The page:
I'll be cleaning them all again tomorrow with a soak - and clean bandages - better ones than I have (only have bandaids in my house at the moment - funny seeing chickens running around with bandaids on their feet) - hopefully all will be said and done in a few days.
     
    Last edited: Jul 8, 2010
  5. BLaBauve

    BLaBauve Chillin' With My Peeps

    Jun 14, 2009
    Georgia
    Any clue what kind of roost you will put back in? My girls roost on a 2x4 that came with the coop.... I know this is a common roost size. I have bantams and LF roosting on it. The LF are the ones with BF, although the bantams are new to the coop - we'll see how their feet hold up. I have a few chickens with just small circular scabs on their feet. I have made the decision not to treat them unless it gets worse.... I monitor their feet everyday.

    I also have a broody hen that had 1 foot with BF. Now that she is broody, it has healed up - which makes me think it was the roost. She hasn't been on the roost in 2 weeks.
     
  6. DTRM30

    DTRM30 Chillin' With My Peeps

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    May 25, 2009
    I'm not sure at this point - I may not put any roost in - and just put a shelf on each side of the coop for them to go on if the feel the need to be up high. If I do replace it I think I'm going to measure their feet - the length of the pad and probably go about 1/16 or 1/8 larger - and just round the heck out of the edges. I would go with something flat . I may even go with something synthetic - as the wood could be the problem. I'm going to think on it.

    I was going to treat them all - but after speaking in length with another member - have decided to hold off and wait to see if the ones with minor cases manage to clear up after taking the roost out. I'm still stuck treating the ones I have now, though - I hate having open wounds on feet - it just opens the door for sooo many other bacteria. I'm going to give the 4 that have been cut a backup course of antibiotic for 10 days. Since I won't be able to tell the brown eggs apart I'll just let my kids smash them or use them for targets - which they do now with extras anyway.

    I was a bit overwhelmed and nervous about this whole BF thing, but now that I have a plan in mind I feel much better. I still worry about open wounds though - but it doesn't seem to be bothering them other than being held down for cleaning.
     
  7. BLaBauve

    BLaBauve Chillin' With My Peeps

    Jun 14, 2009
    Georgia
    I was SO worried at first - and I didn't even use antibiotics. They key is keeping their feet dry after cleanings I think. I used self sticking wrap and non stick gauze and it worked really well, my hen was never able to get it off. And it doesn't rain in Georgia these day! I did keep her separate for a week though, in my garage - but she beat the heck out of one of hens when I put her back in with the flock - that was probably the most stressful part!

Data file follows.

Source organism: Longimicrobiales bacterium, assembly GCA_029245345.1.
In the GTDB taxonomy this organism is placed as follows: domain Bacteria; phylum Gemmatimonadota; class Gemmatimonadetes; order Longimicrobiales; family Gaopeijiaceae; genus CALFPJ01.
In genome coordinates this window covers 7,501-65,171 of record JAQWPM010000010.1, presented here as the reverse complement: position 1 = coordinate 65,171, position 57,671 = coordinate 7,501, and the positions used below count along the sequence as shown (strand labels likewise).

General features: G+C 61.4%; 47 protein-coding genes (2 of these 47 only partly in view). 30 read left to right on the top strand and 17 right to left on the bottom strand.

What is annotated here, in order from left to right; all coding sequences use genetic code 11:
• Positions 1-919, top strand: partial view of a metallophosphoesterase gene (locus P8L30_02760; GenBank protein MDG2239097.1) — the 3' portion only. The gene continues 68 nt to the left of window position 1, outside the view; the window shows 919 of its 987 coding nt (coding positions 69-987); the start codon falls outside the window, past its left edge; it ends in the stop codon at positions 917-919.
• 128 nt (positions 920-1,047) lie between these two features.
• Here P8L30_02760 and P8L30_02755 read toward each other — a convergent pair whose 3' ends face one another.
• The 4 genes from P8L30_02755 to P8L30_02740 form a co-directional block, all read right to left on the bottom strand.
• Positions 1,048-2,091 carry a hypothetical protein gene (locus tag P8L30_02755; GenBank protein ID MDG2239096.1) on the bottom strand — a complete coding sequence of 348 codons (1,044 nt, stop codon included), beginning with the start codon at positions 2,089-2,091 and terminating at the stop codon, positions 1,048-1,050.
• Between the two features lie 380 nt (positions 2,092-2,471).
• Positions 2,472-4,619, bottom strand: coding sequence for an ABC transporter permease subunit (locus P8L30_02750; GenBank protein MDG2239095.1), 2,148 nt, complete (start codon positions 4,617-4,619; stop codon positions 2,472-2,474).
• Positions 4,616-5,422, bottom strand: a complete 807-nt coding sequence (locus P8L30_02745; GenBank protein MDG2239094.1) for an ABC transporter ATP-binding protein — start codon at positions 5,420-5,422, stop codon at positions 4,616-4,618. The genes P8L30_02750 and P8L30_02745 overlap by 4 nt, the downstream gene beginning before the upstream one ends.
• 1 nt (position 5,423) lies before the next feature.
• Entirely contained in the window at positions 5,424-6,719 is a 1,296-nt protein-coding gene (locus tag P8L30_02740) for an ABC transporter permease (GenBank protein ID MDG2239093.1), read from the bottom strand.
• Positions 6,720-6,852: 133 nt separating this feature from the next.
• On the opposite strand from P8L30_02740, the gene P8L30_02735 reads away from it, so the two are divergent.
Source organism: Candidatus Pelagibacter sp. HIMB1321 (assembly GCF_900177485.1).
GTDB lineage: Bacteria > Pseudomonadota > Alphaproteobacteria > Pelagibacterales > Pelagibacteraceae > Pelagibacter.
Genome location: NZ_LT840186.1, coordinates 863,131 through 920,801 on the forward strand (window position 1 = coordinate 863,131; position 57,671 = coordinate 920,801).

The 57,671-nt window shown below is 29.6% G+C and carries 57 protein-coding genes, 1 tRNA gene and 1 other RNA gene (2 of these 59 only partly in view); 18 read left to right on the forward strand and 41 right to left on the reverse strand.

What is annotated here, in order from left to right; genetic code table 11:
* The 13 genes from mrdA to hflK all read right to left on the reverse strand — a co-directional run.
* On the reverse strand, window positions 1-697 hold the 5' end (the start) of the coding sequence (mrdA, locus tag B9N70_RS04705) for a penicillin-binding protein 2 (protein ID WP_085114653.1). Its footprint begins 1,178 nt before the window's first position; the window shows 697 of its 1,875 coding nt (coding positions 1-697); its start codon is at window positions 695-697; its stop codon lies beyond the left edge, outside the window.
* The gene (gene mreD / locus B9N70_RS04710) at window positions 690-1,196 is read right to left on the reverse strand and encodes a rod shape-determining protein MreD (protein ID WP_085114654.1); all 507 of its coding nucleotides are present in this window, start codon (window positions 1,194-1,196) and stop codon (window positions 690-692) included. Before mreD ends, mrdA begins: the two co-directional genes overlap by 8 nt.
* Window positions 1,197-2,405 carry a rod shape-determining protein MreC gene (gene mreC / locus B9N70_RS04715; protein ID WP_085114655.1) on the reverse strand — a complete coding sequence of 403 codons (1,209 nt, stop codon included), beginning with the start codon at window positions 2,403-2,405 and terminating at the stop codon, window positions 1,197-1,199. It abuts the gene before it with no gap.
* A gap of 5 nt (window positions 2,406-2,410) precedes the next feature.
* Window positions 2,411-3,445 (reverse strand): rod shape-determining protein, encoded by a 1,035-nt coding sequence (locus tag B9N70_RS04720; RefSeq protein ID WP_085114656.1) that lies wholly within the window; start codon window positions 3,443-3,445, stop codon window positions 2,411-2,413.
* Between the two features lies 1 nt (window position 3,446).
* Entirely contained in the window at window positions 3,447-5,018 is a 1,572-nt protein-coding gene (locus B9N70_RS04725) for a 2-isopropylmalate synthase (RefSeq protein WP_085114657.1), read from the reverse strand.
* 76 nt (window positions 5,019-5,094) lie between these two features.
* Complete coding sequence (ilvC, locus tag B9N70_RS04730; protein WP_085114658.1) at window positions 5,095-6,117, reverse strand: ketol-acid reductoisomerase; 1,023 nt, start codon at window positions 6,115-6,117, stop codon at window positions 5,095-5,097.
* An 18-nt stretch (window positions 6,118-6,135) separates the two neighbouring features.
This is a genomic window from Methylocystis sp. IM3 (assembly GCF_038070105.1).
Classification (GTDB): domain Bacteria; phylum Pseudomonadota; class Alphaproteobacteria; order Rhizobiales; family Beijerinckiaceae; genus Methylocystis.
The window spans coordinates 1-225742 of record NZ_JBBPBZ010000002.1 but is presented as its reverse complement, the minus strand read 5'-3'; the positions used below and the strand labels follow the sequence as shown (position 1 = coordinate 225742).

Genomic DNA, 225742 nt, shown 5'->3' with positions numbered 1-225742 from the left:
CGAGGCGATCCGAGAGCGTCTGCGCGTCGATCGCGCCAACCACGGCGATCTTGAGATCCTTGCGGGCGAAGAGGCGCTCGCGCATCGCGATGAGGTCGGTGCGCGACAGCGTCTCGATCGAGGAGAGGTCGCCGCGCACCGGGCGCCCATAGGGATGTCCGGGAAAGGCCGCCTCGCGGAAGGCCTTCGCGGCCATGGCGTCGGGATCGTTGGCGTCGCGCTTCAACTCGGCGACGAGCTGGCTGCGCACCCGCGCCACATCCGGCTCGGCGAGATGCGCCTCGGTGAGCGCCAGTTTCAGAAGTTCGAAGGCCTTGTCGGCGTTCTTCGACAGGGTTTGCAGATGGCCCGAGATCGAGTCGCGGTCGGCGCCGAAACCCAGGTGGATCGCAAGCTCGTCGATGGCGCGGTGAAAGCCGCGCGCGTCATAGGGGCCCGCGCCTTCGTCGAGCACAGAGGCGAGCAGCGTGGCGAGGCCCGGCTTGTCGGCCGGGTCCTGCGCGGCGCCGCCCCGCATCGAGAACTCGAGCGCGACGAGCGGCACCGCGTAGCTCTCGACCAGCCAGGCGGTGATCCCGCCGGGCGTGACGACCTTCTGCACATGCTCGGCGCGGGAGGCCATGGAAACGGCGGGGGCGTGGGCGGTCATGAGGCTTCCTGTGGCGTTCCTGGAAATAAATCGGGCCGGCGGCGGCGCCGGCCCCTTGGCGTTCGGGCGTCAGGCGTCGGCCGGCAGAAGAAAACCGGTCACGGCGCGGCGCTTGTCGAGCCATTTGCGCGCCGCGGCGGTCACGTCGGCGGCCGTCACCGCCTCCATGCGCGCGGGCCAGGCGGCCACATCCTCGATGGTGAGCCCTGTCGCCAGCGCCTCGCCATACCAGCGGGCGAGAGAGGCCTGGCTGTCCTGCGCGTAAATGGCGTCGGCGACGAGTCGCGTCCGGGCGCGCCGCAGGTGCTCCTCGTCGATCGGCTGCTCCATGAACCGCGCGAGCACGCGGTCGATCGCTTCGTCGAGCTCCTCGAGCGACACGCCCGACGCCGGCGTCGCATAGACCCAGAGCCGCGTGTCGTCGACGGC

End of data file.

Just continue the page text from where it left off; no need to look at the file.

If I had to do the treatment again, I would - and I think I'd be more confident about it this time. I agree that you shouldn't mess with the minor BF conditions - my broody girls foot healed itself once she stopped roosting for a few weeks.
     
  8. enola

    enola Overrun With Chickens

    I recently treated a rooster for this problem. I simply pulled the scab off, squeezed the (stinking) puss out and put him in a cage with a wire floor to keep him out of dirt and manure. He is healing up nicely. I don't use antibiotics if I can get away with it.
     
  9. grygon

    grygon Out Of The Brooder

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    Jul 8, 2010
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    Is bumble foot similar to the sores that tiels and keets can get from having too small of a perch? I've looked at pics of bumble foot and it's terrifying! If it's something they can get from just stepping on things that makes it even more terrifying, but if it's just that their feet need a certain size of wood to hold onto then that makes perfect sense and I'll relax. My silkies don't roost, but they do have flat crates to sit on.

    (so I might add: why not think of roosts that they DON'T have to grip? make them wide enough they can have flat feet if they want, but short enough their poo is still expelled to the floor)
     
    Last edited: Jul 8, 2010
  10. Lofty Dreams

    Lofty Dreams Chillin' With My Peeps

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    Apr 9, 2010
    Minnesota
    You have eveything that I ccan think of.
    Chickens perfer to perch on flat perches